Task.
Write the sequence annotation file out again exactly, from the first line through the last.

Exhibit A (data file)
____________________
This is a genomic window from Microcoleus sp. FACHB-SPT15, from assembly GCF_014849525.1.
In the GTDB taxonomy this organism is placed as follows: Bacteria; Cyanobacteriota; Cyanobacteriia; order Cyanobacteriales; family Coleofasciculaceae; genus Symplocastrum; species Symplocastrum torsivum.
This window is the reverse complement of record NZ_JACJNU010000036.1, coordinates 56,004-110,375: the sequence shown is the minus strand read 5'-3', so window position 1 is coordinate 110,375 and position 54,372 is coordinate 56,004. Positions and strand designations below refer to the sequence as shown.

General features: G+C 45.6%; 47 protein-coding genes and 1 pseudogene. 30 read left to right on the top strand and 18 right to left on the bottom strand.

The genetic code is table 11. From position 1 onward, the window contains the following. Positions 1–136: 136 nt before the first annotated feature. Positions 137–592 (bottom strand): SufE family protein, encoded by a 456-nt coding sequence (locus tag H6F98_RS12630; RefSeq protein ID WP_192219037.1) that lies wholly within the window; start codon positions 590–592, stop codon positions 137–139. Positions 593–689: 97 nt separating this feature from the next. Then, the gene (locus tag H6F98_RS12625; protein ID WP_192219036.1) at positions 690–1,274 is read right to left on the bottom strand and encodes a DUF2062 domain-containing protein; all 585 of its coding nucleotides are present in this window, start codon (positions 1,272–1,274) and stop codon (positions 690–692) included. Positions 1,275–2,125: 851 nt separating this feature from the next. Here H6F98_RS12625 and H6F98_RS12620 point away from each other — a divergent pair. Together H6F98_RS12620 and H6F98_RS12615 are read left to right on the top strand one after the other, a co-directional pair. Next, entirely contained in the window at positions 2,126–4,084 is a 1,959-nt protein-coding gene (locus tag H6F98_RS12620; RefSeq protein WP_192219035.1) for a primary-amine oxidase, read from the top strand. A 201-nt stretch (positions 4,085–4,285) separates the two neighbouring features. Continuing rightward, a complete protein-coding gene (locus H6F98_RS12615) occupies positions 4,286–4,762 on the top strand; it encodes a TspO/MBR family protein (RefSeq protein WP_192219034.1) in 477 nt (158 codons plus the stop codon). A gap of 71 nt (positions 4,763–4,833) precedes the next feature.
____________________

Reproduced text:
This is a genomic window from Microcoleus sp. FACHB-SPT15, from assembly GCF_014849525.1.
In the GTDB taxonomy this organism is placed as follows: Bacteria; Cyanobacteriota; Cyanobacteriia; order Cyanobacteriales; family Coleofasciculaceae; genus Symplocastrum; species Symplocastrum torsivum.
This window is the reverse complement of record NZ_JACJNU010000036.1, coordinates 56,004-110,375: the sequence shown is the minus strand read 5'-3', so window position 1 is coordinate 110,375 and position 54,372 is coordinate 56,004. Positions and strand designations below refer to the sequence as shown.

General features: G+C 45.6%; 47 protein-coding genes and 1 pseudogene. 30 read left to right on the top strand and 18 right to left on the bottom strand.

The genetic code is table 11. From position 1 onward, the window contains the following. Positions 1–136: 136 nt before the first annotated feature. Positions 137–592 (bottom strand): SufE family protein, encoded by a 456-nt coding sequence (locus tag H6F98_RS12630; RefSeq protein ID WP_192219037.1) that lies wholly within the window; start codon positions 590–592, stop codon positions 137–139. Positions 593–689: 97 nt separating this feature from the next. Then, the gene (locus tag H6F98_RS12625; protein ID WP_192219036.1) at positions 690–1,274 is read right to left on the bottom strand and encodes a DUF2062 domain-containing protein; all 585 of its coding nucleotides are present in this window, start codon (positions 1,272–1,274) and stop codon (positions 690–692) included. Positions 1,275–2,125: 851 nt separating this feature from the next. Here H6F98_RS12625 and H6F98_RS12620 point away from each other — a divergent pair. Together H6F98_RS12620 and H6F98_RS12615 are read left to right on the top strand one after the other, a co-directional pair. Next, entirely contained in the window at positions 2,126–4,084 is a 1,959-nt protein-coding gene (locus tag H6F98_RS12620; RefSeq protein WP_192219035.1) for a primary-amine oxidase, read from the top strand. A 201-nt stretch (positions 4,085–4,285) separates the two neighbouring features. Continuing rightward, a complete protein-coding gene (locus H6F98_RS12615) occupies positions 4,286–4,762 on the top strand; it encodes a TspO/MBR family protein (RefSeq protein WP_192219034.1) in 477 nt (158 codons plus the stop codon). A gap of 71 nt (positions 4,763–4,833) precedes the next feature.